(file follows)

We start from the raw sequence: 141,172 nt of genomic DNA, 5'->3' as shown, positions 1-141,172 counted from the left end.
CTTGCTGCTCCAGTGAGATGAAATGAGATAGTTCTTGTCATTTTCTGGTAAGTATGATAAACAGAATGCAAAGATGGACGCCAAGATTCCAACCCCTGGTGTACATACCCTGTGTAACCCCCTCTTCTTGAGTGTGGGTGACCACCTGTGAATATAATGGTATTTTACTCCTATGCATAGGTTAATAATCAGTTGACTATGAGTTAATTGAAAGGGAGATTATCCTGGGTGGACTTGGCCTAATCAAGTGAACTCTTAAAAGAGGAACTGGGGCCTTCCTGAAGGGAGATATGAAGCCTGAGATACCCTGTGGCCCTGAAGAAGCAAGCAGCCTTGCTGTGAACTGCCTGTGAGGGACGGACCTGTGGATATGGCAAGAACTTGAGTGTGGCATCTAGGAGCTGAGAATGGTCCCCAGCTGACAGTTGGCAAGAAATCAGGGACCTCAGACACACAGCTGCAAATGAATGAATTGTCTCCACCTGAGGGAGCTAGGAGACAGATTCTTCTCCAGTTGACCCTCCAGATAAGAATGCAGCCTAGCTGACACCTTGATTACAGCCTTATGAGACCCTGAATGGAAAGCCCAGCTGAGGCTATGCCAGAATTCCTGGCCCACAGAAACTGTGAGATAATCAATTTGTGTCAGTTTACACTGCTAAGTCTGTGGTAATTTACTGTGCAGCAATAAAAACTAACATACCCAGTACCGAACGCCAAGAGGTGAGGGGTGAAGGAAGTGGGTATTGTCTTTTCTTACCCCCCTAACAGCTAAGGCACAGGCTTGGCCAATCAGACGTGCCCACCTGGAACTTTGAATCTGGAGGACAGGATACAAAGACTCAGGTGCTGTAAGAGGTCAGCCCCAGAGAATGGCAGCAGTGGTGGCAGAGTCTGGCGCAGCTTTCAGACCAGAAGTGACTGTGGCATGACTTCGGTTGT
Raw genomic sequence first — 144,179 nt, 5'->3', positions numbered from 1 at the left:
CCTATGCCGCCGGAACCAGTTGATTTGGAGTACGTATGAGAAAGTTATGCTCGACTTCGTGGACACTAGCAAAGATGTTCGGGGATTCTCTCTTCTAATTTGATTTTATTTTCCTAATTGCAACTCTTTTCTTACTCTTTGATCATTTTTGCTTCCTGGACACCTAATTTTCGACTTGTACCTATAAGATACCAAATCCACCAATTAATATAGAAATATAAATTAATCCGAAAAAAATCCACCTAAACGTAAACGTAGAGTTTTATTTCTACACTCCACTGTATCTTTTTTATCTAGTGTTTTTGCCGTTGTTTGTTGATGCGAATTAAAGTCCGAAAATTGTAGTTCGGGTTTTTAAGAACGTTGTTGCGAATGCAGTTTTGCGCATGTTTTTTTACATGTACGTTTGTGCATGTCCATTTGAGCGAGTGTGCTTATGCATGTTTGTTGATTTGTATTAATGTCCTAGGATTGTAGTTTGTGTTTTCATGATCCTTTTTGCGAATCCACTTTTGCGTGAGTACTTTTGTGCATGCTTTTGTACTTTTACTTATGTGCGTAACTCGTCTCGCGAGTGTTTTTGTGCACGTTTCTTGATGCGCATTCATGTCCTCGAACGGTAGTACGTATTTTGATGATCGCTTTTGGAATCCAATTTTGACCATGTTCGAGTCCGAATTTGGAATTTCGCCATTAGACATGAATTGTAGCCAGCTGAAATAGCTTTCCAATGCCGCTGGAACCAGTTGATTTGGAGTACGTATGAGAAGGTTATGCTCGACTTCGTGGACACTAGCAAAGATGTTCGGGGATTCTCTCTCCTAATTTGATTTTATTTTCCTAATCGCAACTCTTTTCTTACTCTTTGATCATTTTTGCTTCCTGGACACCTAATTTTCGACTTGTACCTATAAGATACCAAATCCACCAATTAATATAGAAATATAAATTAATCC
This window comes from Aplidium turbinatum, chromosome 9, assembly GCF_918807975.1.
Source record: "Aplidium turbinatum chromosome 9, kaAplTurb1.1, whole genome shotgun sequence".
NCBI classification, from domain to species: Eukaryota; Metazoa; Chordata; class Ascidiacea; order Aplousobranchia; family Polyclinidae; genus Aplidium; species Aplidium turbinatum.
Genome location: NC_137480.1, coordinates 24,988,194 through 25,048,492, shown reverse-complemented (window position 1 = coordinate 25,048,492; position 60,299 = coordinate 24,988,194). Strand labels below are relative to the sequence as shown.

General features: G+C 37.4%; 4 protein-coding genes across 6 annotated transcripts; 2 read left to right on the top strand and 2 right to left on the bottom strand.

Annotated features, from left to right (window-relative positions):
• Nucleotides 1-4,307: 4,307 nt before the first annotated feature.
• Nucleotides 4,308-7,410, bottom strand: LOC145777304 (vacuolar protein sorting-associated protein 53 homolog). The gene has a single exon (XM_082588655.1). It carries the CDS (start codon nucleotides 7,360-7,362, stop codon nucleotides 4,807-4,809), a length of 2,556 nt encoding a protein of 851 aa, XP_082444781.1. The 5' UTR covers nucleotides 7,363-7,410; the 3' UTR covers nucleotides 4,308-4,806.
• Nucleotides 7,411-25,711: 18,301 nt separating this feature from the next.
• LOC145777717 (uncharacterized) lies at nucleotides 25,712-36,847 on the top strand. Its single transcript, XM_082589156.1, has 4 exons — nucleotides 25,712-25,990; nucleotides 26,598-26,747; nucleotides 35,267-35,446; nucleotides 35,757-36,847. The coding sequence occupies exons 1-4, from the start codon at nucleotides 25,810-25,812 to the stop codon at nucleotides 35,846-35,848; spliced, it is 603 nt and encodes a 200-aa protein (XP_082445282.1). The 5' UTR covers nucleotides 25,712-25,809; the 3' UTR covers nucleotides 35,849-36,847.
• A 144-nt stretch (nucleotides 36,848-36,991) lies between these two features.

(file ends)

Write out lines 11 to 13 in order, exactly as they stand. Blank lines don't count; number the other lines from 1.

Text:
• Nucleotides 1-4,307: 4,307 nt before the first annotated feature.
• Nucleotides 4,308-7,410, bottom strand: LOC145777304 (vacuolar protein sorting-associated protein 53 homolog). The gene has a single exon (XM_082588655.1). It carries the CDS (start codon nucleotides 7,360-7,362, stop codon nucleotides 4,807-4,809), a length of 2,556 nt encoding a protein of 851 aa, XP_082444781.1. The 5' UTR covers nucleotides 7,363-7,410; the 3' UTR covers nucleotides 4,308-4,806.
• Nucleotides 7,411-25,711: 18,301 nt separating this feature from the next.